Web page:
Monday, October 26, 2009

The History of a Manuscript


So I've been meaning to share how many times I sent in my manuscript before it was rejected, but haven't been able to find my journals with the notes in it. Or maybe I don't really want to know...but I think it's important to share this information as I know many poets believe if their mss isn't taken after X number of times it isn't good enough.


So let's go back to Poetry Contest Past and see where I've sent my mss (and what it was previously titled) and what happened, why it wasn't accepted, where it was close, and and and...


The first time I submitted this manuscript was November 5, 2004. It was titled An Alphabet Between Us and I submitted it to the Tupelo Dorset Prize.


What I can you is that it was a completely different manuscript and definitely not as strong as what was chosen five years later. However it must have been okay because I do see I had a couple "semi-finalist" marks in my notebook for some other contests.


In 2005, I submitted my mss to 12 different presses.


In 2006, I submitted my mss to 9 different presses.


In 2007, I submitted my to 16 different presses.


Also, I must have been getting bored of the title as I submitted it under the title Grey Alphabet. It was a finalist in one or two contests. At the end of 2007, I could see the manuscript was getting better responses.


At this point (fall 2007), it's getting closer to the book it is now.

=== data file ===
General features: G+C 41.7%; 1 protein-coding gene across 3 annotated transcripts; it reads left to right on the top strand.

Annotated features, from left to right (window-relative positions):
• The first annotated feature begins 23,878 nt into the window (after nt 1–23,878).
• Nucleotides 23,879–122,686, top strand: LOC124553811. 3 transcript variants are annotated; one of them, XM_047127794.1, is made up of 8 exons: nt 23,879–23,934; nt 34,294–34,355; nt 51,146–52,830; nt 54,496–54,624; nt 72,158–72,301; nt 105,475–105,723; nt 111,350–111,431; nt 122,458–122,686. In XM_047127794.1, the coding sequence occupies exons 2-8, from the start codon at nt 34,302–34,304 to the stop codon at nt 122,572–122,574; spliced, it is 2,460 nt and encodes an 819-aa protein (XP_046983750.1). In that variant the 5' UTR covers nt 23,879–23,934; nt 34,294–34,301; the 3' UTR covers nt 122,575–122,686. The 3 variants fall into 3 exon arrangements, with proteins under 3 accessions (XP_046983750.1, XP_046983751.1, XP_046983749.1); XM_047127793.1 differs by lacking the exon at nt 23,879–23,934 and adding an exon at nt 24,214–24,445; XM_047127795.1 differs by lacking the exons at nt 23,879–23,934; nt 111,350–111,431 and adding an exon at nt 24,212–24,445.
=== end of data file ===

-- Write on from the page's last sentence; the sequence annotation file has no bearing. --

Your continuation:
But it was something in my MFA program that someone said that really helped me improve my work. Someone made the comment to me that they liked the poems that felt more "vulnerable" and not just my wordplay poems. It was kind of a tough thing for me to hear as a poet and writer, sometimes I put up walls around my work. If you read this manuscript, you will find that some of the more emotionally vulnerable poems are in the middle sections which has a lot of "letter poems." But it was a good comment for me to hear as I taken out the gravitas of the manuscript and replaced them with wit and brains (if that makes sense).


The manuscript I had been submitting was a pretty good manuscript, but it was missing what it has now, vulnerability, tension, evolution. The manuscript was filled with good poems and many of the poems in this manuscript are still in there, but the manuscript never evolved for the reader. I was keeping back some of the poems that made me as a poet feel vulnerable or I was concerned what someone might think.


Note: this is not a good thing to do. Do not be afraid of what the reader will think of you.


In 2008, with a newly revised manuscript (including the poems that were difficult for me to write and include), I submitted to 27 presses.


The title changed a lot this year, which made the manuscript change as well. I realized that in the year before there were two books very similar to my Grey Alphabet name, there was Dark Alphabet and Ghost Alphabet, so I figured we didn't need another alphabet title so I dropped Grey Alphabet and An Alphabet Between Us, and went to Sympathetic Magic, then finally onto Letters from the Emily Dickinson Room after spending a few days with friends on a writing retreat at the Sylvia Beach Hotel, where I stayed and wrote in the Emily Dickinson Room.


If you're keeping track that makes 64 presses (contests and open submissions) I submitted to.


But there's one more year, 2009. I submitted to 12 presses before it was accepted...however, I had just started submitting it to all the fall contests (9) and had to withdraw it from those. Yikes on that. I also submitted in 2009 in a version called Hourglass Letters & Letters from the Emily Dickinson Room.